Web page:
The Evaluation of Shared Webhosting Providers and Their Technical Competence, If Any

Browsing, as I am oft to do, around certain large webhosting forums, I am continually, perpetually, and never-endingly amazed at how many utterly clueless people are trying to make a quick buck in the hosting business. I’m not surprised at the level of incompetence displayed by some of these people, but it’s a little depressing, as I feel bad for whatever customers manage to get duped into paying these sundry folks for demonstrably sub-par service, however briefly. (Most new hosting businesses fold or change hands within a couple of months. Many more should, but that’s a whole other kettle of fish.)

So, after discussing this with a couple of friends via e-mail over the past couple days, we’ve hit upon a crude method of evaluating the competence and cluefulness, if any, of shared hosting providers. (This includes providers of Virtual Private Servers or Virtual Dedicated Servers, a/k/a VPSes or VDSes, as it’s essentially the same thing – selling several people capacity on one physical piece of hardware.) It’s not perfect, and it’s a little bit snarky, but, that being said, it’s probably a pretty good benchmark for evaluating a business sector heavily infested with teenagers, ignoramuses, shysters, fraudsters, hucksters, con-men, pyramid-schemers, and the generally clueless.

Without further ado, then…

Hosts are scored on a nominal scale of 0 (zero) to 100 (one hundred) points; it’s possible to exceed both of these limits through prodigal feats of ability or lack thereof. Hosts by default are assigned a score of 80, i.e. a nominal “B” grade. They then gain or (much more likely) lose points as follows:

Business History
Lose 10 points for being in business less than 12 months. (Most new hosts fail within a year.)
Gain 10 points for being in business more than 24 months.
Lose 10 points for anonymous WHOIS data.
Lose 20 points for obviously fake (1111 1st st, nowhere, (111) 111-1111) WHOIS data.

Note that this evaluation should involve Google searches and use of the Internet Archive’s Wayback Machine; points should not be awarded merely on the basis of domain name registration, as a domain name does not a business make.

Truthfulness, Honesty, and Professionalism
Lose 10 points for Painful “illiteracy” in or on thier website, adz, &c, 2 include teh non-ironic use of txtspk, misuse “of” quotation marks, and Cheerful inability to capitalize correctly!!!111eleveneleven
Lose 10 points for misrepresenting their datacenter’s facilities and network as their own, when they are obviously just a customer or reseller. “Servers located in a state-of-the-art facility with redundant fiber and power connections” is fine, if true; “our state-of-the-art facility…” is not.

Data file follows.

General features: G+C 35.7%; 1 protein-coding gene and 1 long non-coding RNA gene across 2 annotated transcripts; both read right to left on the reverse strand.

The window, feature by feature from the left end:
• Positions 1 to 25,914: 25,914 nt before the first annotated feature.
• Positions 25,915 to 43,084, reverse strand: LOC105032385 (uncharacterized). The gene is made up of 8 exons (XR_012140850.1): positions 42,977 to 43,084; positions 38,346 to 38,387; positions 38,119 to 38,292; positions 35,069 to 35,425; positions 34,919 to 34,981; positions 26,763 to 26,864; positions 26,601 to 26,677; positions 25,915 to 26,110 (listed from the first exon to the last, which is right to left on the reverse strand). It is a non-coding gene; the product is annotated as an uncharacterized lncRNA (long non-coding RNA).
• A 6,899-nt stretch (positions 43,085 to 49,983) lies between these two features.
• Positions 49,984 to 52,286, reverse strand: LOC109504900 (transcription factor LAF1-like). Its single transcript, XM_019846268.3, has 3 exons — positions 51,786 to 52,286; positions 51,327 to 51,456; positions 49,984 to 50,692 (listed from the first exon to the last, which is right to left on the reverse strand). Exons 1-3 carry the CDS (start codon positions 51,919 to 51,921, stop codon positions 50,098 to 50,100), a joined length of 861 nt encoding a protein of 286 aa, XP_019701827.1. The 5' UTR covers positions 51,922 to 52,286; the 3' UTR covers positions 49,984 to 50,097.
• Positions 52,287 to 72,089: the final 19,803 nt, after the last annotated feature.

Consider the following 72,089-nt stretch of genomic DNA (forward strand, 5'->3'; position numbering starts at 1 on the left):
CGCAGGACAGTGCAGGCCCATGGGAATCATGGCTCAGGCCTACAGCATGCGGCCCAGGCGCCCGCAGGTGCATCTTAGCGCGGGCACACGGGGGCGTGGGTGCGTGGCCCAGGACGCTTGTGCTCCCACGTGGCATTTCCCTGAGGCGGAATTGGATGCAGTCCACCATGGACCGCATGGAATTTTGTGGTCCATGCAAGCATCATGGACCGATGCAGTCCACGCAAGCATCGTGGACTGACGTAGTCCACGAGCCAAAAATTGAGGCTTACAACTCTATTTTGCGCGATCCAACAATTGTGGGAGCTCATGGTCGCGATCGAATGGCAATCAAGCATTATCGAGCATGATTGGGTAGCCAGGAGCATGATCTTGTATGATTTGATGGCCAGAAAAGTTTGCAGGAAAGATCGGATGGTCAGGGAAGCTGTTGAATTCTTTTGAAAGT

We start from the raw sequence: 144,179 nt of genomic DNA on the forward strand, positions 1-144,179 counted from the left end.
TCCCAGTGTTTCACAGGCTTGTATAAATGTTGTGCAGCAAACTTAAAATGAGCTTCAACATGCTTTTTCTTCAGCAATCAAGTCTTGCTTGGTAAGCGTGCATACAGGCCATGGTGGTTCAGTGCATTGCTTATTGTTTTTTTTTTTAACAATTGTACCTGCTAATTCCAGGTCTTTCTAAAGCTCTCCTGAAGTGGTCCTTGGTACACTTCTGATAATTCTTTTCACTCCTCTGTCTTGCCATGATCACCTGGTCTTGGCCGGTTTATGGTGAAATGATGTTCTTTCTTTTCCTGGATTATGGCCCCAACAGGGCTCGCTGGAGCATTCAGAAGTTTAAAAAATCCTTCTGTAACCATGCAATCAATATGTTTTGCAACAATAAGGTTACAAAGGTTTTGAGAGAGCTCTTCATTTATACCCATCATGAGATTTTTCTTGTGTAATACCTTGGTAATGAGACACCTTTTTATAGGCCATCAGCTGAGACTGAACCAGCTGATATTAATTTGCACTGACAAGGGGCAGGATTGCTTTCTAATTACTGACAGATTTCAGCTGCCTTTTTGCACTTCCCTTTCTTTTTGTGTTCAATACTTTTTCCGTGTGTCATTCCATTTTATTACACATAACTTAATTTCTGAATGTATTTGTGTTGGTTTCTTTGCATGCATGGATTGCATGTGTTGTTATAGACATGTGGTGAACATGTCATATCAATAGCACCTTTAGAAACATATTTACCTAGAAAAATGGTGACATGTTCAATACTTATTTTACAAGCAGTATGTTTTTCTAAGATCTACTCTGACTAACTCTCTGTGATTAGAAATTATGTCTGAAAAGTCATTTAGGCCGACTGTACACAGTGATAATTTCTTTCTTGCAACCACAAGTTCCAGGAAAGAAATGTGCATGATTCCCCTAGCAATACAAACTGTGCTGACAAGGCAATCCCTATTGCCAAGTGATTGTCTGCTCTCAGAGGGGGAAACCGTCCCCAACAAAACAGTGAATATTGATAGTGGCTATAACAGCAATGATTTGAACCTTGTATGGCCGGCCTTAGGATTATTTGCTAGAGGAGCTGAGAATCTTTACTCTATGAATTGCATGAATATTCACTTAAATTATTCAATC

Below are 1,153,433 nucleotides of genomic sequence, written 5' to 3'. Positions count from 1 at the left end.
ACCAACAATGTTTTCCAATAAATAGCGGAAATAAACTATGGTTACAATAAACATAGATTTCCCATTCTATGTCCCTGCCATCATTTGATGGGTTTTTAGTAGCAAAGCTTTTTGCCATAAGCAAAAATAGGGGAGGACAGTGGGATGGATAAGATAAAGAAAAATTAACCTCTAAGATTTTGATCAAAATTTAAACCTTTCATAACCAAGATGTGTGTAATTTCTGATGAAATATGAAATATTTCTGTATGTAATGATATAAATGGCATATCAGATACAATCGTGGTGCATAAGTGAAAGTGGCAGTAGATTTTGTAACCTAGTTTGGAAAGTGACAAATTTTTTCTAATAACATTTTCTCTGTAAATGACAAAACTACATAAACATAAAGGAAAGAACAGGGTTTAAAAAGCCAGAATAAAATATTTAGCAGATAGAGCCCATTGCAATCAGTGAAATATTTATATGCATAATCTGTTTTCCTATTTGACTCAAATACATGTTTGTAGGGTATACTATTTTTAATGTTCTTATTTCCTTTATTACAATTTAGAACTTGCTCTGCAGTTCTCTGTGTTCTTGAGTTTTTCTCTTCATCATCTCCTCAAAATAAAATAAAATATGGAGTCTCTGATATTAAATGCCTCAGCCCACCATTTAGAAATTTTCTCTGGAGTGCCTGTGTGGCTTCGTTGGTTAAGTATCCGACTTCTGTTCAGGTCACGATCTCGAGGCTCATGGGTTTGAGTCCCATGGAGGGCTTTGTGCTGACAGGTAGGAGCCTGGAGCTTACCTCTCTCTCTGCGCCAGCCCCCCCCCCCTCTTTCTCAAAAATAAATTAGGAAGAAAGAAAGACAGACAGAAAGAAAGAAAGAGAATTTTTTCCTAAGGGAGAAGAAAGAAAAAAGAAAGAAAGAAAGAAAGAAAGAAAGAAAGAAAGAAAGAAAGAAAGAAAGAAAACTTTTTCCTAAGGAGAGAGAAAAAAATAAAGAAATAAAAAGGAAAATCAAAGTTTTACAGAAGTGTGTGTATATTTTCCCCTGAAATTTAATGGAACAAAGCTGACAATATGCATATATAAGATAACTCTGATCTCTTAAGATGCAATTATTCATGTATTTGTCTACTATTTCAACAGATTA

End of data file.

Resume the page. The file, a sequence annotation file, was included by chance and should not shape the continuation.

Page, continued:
E-mail related things
Lose 10 points for using Gmail or Google as your business e-mail provider
Lose 10 points for being demonstrably clueless about how e-mail works – no rDNS, misconfigured hostname, et cetera
Gain 10 points for having sensible backup MX entries
Gain 10 points for publishing a sensible SPF record

Any webhost that used Google for their e-mail is, at best, demonstrating a terrible and discouraging lack of confidence in their own ability to configure and administer a mailserver. At worst, if they’re using Google and have non-redundant DNS, they’re demonstrating a remarkable obliviousness to how e-mail actually works, and should probably be shot.

DNS-related matters
Lose 5 points for having exactly two non-redundant nameservers for the host’s domain
Lose 5 points if those two nameservers are on different IPs. (i.e. wasting an IP address)
Lose 15 points for having more than two non-redundant nameservers on different IPs (i.e. wasting several IPs)
Lose 5 points for having minor to moderate DNS errors for the host’s domain
Lose 10 points for having generally borked DNS for the host’s domain (i.e. demonstrating a general inability to configure DNS correctly)
Gain 10 points for having three or more redundant nameservers

DNS: yes, it’s really that important.

Miscellaneous matters
Gain 10 points for only offering hosting in one location

This may seem counter-intuitive, but it’s my belief that most shared hosts would be better off sticking with one quality datacenter than trying to chase deceptively cheap bargains across nine time zones, and having to deal with multiple upstream providers whenever there’s a network or hardware problem. It also avoids advertising confusion, where services are priced differently depending on location, or where some features (i.e. IPv6) are only available in some spots but not others.

So, running through all this, the maximum theoretical score a host could receive would be 130 points, which I guess is an “A+++”, or something. An “A” with a big gold star? Whatever. The minimum, perish the thought, would appear to be -15, i.e. racking up ninety-five points in penalties. I’d like to think that couldn’t happen, but I’m pretty sure I could find a hosting “business” that came close, without too much effort.

Is this useful? Hopefully…

Published in: Geekiness, General | on November 5th, 2010| Comments Off on The Evaluation of Shared Webhosting Providers and Their Technical Competence, If Any

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